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Firestarter Mass Market Paperback – August 1, 1981
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"In a special and startling way, King has created a small American gem of a story."—Chicago Tribune
"You'll be bewitched by King's ingenious insights into human behavior, unique characterizations and novel dialogue."—Columbus Dispatch
"Stephen King is superb."—Time
“In a special and startling way, King has created a small American gem of a story.”—Chicago Tribune
“You’ll be bewitched by King’s ingenious insights into human behavior, unique characterizations and novel dialogue.”—Columbus Dispatch
“Stephen King is superb.”—Time
“Terrifying and gripping.”—The Miami Herald
About the Author
Stephen King lives in Maine and Florida with his wife, novelist Tabitha King. He has written more than forty books and two hundred short stories. He has won the World Fantasy Award, several Bram Stoker awards, and the O. Henry Award for his story “The Man in the Black Suit,” and is the 2003 recipient of the National Book Foundation Medal for Distinguished Contribution to American Letters.
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Top Customer Reviews
Great story, fast-paced. I’d call it Horror-Science Fiction.
Story & Fav Plot Points:
The story begins in the middle, actually, which I thought was an imaginative way of introducing the story and grabbing interest.
Andy and his daughter are on the run. They both have abilities (he, through a psych experiment “gone horribly wrong,” and she through genetics). Andy can make people do what he wants by ‘pushing’ his intention. But he gets major migraines that can cause brain hemorrhaging if he does that too often. His wife, who could close refrigerator doors by thinking about them (now THAT’s convenient!) was killed by “The Shop” (one of those clandestine organizations run by one megalomaniac, who has a money pipeline from Congress – no fiction there), the instigators of the experiment that gave Andy and his wife special abilities The Shop wants for their own nefarious ends.
The daughter has the ability to start fires. Except rather than headaches she gets a rush of pleasure from it!
The story really picks up when they are both captured, after much loss of life and property, to an idyllic ranch where the bad guy lives. But he later rues that day, as King tells us in gory detail about the demise of “The Shop.”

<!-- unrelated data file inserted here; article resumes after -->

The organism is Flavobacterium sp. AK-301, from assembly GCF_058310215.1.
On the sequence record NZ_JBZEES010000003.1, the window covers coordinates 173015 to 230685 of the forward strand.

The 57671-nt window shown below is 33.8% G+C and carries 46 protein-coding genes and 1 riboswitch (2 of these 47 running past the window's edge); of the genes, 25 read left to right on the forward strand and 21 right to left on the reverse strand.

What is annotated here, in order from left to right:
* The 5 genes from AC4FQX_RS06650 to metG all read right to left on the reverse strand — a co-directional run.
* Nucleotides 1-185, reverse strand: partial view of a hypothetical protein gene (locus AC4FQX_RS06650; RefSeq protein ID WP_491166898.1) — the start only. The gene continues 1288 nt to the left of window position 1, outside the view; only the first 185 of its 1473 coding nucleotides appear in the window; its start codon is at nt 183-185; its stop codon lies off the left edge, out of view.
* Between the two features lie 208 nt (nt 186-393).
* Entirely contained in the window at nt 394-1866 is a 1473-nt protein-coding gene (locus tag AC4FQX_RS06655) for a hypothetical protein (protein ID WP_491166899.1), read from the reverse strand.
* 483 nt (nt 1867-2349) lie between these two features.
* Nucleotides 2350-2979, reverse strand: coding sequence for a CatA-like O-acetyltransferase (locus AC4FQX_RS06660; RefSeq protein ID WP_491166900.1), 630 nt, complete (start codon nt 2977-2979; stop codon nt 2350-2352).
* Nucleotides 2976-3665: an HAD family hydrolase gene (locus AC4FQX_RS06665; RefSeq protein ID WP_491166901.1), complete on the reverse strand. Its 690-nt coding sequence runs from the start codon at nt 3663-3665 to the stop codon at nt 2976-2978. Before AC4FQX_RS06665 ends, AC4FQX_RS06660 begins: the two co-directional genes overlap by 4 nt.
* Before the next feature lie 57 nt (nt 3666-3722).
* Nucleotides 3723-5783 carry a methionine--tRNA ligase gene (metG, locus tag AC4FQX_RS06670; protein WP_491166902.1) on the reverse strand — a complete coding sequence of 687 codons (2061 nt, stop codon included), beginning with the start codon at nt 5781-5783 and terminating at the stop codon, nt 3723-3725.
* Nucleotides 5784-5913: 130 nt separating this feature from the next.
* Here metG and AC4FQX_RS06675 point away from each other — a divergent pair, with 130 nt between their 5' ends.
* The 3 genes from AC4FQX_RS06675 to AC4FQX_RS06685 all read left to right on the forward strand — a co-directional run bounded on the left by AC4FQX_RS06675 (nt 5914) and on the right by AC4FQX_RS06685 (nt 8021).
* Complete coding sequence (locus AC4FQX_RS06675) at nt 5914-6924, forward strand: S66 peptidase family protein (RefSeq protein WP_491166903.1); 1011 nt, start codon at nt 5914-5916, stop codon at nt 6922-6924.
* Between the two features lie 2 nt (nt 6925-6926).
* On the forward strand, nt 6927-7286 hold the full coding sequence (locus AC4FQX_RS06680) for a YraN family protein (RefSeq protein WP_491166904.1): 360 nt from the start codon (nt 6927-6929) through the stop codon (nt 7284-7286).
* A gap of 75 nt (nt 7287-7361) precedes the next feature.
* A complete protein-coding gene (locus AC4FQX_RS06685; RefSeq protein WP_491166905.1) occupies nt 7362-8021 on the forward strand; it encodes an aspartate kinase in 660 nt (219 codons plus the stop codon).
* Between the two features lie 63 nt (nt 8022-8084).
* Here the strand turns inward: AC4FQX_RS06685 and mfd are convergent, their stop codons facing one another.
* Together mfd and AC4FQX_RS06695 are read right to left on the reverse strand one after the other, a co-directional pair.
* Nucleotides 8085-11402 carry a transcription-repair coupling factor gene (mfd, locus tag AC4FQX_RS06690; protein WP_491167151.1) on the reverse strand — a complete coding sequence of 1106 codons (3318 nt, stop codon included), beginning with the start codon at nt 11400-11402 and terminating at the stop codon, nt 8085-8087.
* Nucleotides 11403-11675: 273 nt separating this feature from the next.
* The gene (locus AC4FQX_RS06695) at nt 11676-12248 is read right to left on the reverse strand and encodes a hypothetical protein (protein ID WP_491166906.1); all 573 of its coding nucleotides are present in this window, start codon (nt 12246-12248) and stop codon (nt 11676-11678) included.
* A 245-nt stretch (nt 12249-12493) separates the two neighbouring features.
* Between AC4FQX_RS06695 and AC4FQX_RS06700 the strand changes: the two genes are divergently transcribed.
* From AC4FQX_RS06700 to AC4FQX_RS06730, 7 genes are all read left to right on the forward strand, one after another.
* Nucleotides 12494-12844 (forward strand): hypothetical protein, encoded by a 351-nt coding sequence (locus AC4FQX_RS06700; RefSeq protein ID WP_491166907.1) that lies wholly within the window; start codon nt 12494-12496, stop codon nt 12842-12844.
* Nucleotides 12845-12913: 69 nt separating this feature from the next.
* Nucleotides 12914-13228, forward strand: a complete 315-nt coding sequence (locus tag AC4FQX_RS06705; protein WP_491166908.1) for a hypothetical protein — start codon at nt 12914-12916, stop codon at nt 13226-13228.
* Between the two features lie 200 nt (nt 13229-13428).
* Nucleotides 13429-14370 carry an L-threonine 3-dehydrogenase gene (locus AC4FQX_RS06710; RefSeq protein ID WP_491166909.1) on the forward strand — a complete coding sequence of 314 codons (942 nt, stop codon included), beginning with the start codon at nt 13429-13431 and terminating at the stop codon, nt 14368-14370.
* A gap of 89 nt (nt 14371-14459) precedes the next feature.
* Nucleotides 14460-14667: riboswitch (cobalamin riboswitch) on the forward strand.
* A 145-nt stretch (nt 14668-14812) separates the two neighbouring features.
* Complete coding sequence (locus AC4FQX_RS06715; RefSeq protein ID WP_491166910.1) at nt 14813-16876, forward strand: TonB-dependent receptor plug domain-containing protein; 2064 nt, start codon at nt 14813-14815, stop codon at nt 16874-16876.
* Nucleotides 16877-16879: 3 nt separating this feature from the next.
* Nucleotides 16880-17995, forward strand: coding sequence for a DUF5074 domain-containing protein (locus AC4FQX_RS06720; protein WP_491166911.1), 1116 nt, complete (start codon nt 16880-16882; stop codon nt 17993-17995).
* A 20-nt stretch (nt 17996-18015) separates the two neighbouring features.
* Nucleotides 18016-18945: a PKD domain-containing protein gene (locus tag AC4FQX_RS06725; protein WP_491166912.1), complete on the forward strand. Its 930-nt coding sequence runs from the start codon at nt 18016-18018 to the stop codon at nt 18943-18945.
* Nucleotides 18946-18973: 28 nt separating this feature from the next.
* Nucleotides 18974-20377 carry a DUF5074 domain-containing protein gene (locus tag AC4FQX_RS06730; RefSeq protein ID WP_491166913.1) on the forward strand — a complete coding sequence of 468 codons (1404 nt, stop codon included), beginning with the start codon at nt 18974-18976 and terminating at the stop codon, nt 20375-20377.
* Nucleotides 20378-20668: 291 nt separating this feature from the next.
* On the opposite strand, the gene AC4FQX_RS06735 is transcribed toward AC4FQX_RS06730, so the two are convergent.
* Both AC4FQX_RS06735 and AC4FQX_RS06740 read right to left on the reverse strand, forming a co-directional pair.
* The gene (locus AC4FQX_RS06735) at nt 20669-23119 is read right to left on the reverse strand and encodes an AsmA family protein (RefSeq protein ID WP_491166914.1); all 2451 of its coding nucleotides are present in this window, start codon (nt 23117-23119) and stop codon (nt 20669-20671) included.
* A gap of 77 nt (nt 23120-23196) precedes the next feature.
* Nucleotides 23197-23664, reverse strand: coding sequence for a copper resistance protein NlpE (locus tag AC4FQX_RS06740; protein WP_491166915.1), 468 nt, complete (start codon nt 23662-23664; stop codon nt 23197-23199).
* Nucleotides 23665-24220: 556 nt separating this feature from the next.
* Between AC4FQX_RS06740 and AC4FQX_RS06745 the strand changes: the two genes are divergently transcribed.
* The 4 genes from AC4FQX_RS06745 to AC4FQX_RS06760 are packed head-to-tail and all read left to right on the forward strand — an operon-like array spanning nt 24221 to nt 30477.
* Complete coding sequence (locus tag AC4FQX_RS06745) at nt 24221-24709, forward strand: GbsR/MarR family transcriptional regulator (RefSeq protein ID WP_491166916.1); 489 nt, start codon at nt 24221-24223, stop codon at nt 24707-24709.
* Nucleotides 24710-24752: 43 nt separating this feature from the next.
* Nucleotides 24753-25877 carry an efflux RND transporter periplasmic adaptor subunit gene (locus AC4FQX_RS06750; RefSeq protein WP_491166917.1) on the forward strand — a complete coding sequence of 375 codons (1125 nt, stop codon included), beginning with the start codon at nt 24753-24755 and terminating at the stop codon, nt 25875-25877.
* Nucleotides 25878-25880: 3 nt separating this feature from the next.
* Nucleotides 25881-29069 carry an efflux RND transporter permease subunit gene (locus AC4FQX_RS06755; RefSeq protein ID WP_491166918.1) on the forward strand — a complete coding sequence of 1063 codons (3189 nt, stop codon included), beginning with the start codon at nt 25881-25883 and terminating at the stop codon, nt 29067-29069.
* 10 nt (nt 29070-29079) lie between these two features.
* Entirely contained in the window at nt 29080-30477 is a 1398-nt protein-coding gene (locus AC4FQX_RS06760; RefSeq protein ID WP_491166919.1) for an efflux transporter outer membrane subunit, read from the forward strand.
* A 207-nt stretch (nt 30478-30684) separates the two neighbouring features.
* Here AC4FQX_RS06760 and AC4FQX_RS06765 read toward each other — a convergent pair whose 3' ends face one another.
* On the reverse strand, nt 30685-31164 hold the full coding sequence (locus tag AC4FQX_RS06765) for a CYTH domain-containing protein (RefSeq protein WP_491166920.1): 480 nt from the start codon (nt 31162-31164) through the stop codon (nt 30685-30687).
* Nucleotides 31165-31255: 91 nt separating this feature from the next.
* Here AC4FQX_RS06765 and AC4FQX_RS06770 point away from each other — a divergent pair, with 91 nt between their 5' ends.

Great story, how we could chemically induce someone to increase their latent psychic ability and how the government plans to use that for global power. The usual plot (since it’s close to the truth) but imaginatively done.
Firestarter seems to be an under appreciated tale, if such a thing were ever possible, from Stephen King. It never seems to be on any list touting his greatest works. It is, however, a very worthy story with strong characters mixed with a story that feels like it's smack dab out of the late 1970's TV show, In Search Of. ESP and government conspiracy cover ups were huge back then and, with how little people trust the government currently, it doesn't seem to be out of the possibility now. While its way too easy to say that this is simply a watered-down derivative of Carrie, Firestarter is much more and definitely worth checking out.
4 1/2 Hot Potatoes out of 5
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to the general run of horror stories he tells (admittedly very well), Firestarter is straight
sci-fi. It deals, as all good sci-fi does, with the effects of technological advances on
Little Charlie did not ask for her pyrokinetic ability, nor did her parents ask for theirs, when
they were the subjects of a government experiment with a psychotropic drug. She rightly
fears the power, which she likens to a vicious and rather stupid animal, that, once let out
of its cage, had a tendency to run amok. But as the government continues to pursue
Charlie and her father, she is forced to use the ability in self-defense, with catastrophic
King does a superb job making the reader see what a double-edged sword such an
ability would be, and you can't help caring for Charlie and hoping everything turns out
well, despite the odds against it.
Though I'm not much of a fan of sequels in general, I've always wished for one here.
And hey, Steve. Since you did one for The Shining (it's called "Dr. Sleep" for those who
weren't aware of the fact), why not continue Charlie McGee's story too?